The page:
William “Bill” Green, a prominent lawyer at Sheehan Phinney Bass + Green, one of New Hampshire’s largest law firms, and a well-known civic figure in Manchester for over half a century, succumbed to complications from Parkinson’s disease in October 2007. Green was one of the most eminent figures in SNHU’s history. When the founder of the university (then the New Hampshire College of Accounting and Commerce), Harry A. B. Shapiro, died in 1952, his widow approached Green about whether to keep the school open. He offered to help and became the school’s board chairman and attorney. In the 1980s, tough economic times prompted what by then had become New Hampshire College to turn to Green for leadership once more. He became chancellor for two years until the college hired a new president, Dr. Richard Gustafson. Green continued his service to the school as trustee emeritus on the university’s board. In addition to all of his hard work and service on behalf of SNHU in helping make it what it is today, Green was a generous donor. His legacy at SNHU is permanently and formally recognized in the form of an endowed fund known as the William S. Green Scholarship Fund. “Bill Green was a unique leader, and there is no better evidence of that than his extraordinary relationship with and pride in Southern New Hampshire University, which he was instrumental in saving, developing and leading,” said university trustee Brad Cook. n Fall 2009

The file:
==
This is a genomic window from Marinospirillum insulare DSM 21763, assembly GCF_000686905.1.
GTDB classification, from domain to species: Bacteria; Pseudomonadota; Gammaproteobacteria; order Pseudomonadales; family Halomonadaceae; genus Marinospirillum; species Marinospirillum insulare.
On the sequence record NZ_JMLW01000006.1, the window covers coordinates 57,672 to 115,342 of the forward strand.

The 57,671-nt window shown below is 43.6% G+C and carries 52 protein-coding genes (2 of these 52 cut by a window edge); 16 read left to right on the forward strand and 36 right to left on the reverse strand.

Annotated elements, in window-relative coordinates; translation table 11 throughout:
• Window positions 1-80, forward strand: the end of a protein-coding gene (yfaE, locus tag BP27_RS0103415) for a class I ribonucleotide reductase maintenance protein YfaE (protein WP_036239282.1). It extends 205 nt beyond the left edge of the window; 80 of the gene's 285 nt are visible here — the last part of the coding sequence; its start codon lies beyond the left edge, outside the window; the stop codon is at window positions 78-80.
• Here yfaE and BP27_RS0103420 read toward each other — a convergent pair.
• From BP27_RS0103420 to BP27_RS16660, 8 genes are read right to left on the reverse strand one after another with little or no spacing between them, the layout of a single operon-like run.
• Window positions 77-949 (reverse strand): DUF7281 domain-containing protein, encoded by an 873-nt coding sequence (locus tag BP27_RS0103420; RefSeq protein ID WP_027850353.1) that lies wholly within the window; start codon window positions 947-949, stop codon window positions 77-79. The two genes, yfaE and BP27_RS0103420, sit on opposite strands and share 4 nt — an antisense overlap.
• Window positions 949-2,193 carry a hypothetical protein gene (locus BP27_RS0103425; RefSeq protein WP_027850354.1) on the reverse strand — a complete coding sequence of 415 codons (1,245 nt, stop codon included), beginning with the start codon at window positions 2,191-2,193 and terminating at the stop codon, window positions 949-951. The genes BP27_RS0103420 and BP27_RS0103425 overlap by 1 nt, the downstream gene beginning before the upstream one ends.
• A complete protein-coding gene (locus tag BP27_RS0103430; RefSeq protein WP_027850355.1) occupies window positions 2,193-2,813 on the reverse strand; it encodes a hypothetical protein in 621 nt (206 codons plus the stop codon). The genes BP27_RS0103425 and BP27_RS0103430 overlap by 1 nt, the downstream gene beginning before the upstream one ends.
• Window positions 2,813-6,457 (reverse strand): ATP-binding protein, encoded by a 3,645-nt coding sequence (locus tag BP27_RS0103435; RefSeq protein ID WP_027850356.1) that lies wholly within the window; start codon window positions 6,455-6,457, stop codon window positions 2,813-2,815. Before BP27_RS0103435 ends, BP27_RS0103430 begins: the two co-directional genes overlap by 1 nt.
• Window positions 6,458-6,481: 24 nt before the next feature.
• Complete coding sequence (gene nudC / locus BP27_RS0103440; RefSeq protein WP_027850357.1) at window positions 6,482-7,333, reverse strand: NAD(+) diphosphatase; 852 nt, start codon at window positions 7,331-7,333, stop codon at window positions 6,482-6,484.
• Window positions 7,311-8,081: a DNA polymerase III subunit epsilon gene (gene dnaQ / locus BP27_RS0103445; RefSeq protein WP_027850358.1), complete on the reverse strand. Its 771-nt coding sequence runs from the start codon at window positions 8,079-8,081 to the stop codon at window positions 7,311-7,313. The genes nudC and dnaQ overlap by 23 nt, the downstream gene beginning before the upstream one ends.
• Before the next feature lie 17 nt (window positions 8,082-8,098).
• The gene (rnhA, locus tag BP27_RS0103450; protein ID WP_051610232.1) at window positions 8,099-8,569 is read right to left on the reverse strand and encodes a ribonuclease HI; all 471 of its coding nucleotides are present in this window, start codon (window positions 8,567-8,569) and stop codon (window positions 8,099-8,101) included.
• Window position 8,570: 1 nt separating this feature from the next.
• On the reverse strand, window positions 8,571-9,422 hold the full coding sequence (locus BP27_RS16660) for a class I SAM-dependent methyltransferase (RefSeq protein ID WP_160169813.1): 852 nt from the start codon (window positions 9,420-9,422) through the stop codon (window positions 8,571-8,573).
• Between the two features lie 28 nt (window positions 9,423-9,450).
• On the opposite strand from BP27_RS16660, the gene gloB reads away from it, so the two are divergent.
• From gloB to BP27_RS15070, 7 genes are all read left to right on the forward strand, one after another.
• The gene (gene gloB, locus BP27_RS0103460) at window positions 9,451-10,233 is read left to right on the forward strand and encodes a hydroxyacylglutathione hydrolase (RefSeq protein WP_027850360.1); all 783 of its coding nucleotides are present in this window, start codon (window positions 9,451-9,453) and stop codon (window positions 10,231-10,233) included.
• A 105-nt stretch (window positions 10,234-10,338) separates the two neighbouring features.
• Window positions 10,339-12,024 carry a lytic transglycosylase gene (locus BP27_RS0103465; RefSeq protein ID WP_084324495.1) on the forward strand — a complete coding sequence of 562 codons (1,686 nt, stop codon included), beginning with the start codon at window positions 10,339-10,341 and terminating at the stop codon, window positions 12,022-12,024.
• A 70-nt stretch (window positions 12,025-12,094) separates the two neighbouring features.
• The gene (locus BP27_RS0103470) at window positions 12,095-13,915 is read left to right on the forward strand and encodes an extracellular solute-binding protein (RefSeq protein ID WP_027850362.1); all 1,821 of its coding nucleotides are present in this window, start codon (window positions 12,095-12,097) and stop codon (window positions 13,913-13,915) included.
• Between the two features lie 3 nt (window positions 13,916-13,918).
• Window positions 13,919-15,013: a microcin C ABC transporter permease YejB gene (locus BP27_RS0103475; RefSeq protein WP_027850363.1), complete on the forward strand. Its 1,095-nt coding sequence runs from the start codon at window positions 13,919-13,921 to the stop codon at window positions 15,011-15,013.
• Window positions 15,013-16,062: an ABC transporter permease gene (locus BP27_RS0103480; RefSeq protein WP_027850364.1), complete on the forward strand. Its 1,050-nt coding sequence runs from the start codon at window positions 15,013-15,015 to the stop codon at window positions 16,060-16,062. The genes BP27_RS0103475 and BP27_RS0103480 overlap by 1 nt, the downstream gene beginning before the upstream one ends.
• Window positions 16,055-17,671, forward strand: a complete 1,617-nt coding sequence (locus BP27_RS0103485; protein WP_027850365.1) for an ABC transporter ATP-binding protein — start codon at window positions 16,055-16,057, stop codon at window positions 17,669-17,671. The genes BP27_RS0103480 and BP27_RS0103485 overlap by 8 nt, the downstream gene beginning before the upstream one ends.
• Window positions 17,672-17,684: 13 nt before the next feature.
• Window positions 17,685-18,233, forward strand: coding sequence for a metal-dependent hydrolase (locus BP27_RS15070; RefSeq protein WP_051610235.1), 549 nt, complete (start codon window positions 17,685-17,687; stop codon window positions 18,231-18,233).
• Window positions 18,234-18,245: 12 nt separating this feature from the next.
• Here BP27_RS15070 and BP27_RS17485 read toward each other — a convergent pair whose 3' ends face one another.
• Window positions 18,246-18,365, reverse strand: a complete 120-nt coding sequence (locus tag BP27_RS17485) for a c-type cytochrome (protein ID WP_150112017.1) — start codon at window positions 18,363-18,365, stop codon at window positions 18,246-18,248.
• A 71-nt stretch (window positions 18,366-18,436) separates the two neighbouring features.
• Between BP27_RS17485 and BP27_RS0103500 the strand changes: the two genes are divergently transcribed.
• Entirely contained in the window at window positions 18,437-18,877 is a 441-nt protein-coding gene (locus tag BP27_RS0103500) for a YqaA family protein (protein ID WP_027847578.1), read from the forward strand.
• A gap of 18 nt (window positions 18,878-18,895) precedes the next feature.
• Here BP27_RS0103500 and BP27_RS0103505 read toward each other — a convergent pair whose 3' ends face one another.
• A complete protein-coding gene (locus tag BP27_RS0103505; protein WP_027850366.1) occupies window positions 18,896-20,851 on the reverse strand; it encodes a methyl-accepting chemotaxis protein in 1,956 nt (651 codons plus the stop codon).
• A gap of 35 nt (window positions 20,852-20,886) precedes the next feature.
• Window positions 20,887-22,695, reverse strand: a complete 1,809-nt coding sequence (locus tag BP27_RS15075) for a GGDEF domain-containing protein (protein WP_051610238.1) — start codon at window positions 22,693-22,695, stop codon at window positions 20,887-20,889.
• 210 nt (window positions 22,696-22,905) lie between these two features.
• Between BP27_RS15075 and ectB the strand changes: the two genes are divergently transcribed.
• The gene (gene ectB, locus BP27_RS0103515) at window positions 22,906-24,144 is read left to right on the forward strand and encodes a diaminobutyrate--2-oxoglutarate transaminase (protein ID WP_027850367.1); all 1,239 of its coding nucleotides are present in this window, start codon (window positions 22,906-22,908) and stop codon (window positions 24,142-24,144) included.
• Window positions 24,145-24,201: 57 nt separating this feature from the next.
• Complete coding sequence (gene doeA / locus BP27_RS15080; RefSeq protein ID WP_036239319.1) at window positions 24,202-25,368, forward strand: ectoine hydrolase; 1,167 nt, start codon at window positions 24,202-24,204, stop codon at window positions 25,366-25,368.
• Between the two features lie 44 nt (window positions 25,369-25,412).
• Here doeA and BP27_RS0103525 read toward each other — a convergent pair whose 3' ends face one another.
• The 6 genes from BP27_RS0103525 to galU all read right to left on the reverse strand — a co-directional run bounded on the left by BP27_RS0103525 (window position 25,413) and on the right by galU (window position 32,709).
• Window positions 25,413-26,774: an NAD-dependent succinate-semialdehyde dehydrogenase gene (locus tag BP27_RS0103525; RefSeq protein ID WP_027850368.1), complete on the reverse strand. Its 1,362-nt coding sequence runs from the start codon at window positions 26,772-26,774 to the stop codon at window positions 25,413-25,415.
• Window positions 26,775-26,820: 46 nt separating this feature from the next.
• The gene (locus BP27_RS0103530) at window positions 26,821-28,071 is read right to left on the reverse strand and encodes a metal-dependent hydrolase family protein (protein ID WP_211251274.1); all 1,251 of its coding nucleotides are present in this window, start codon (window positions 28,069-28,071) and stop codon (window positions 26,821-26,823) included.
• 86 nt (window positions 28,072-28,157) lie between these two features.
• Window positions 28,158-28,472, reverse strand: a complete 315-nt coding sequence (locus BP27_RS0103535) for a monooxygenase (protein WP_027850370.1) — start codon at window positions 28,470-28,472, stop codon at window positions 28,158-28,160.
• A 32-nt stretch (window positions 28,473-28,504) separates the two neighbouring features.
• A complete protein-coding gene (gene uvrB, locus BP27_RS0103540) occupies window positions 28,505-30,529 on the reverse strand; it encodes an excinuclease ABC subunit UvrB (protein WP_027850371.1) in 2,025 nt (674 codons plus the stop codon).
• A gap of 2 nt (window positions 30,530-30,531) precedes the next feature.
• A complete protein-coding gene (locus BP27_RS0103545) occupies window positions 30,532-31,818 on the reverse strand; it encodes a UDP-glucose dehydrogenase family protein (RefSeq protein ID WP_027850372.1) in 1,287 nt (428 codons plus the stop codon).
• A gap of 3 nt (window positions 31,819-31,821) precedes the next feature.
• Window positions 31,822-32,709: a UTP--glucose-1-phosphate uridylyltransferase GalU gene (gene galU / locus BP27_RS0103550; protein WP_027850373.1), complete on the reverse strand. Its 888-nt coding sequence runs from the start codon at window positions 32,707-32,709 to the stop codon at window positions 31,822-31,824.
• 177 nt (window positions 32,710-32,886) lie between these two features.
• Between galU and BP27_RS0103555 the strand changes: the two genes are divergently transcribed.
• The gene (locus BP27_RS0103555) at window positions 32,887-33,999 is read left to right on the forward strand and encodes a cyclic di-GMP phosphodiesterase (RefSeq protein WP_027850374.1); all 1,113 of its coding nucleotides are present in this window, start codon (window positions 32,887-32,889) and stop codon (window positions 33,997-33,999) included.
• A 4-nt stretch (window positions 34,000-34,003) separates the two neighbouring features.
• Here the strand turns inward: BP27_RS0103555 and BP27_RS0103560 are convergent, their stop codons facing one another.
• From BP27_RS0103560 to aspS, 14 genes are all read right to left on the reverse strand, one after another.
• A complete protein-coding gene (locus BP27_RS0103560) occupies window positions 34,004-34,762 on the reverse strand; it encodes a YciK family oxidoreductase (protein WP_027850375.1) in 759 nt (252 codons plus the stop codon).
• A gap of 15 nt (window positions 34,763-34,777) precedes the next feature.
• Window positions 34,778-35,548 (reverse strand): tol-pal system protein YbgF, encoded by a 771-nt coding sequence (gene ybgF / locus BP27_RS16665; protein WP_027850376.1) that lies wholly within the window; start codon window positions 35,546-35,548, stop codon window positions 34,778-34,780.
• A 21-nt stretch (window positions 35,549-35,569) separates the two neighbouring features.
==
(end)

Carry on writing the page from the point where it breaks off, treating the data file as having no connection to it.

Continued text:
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NONPROFIT ORGANIZATION U.S. POSTAGE PAID MANCHESTER, NH PERMIT NO. 6025

2500 North River Road Manchester, NH 03106-1045 Address Service Requested

I was a kid from the inner city of Nashua, NH, serving in Vietnam. While sitting in a bunker I was moved to take action to make my life better after reading a letter from a friend at what was then New Hampshire College and now SNHU. I was admitted when I returned to the US, and and the great people there made a difficult situation much easier. I am forever loyal to SNHU and have made provisions for it in my will.

– Tom Tessier, ‘74, former member Board of Trustees, Southern New Hampshire University Co-founder, Vietnam Veterans Scholarship Fund

Become involved in Planned Giving!

For more information contact the Office of Institutional Advancement at 603.645.9681 or by e-mail at alumni@snhu.edu.

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Impact: Advancing Southern New Hampshire University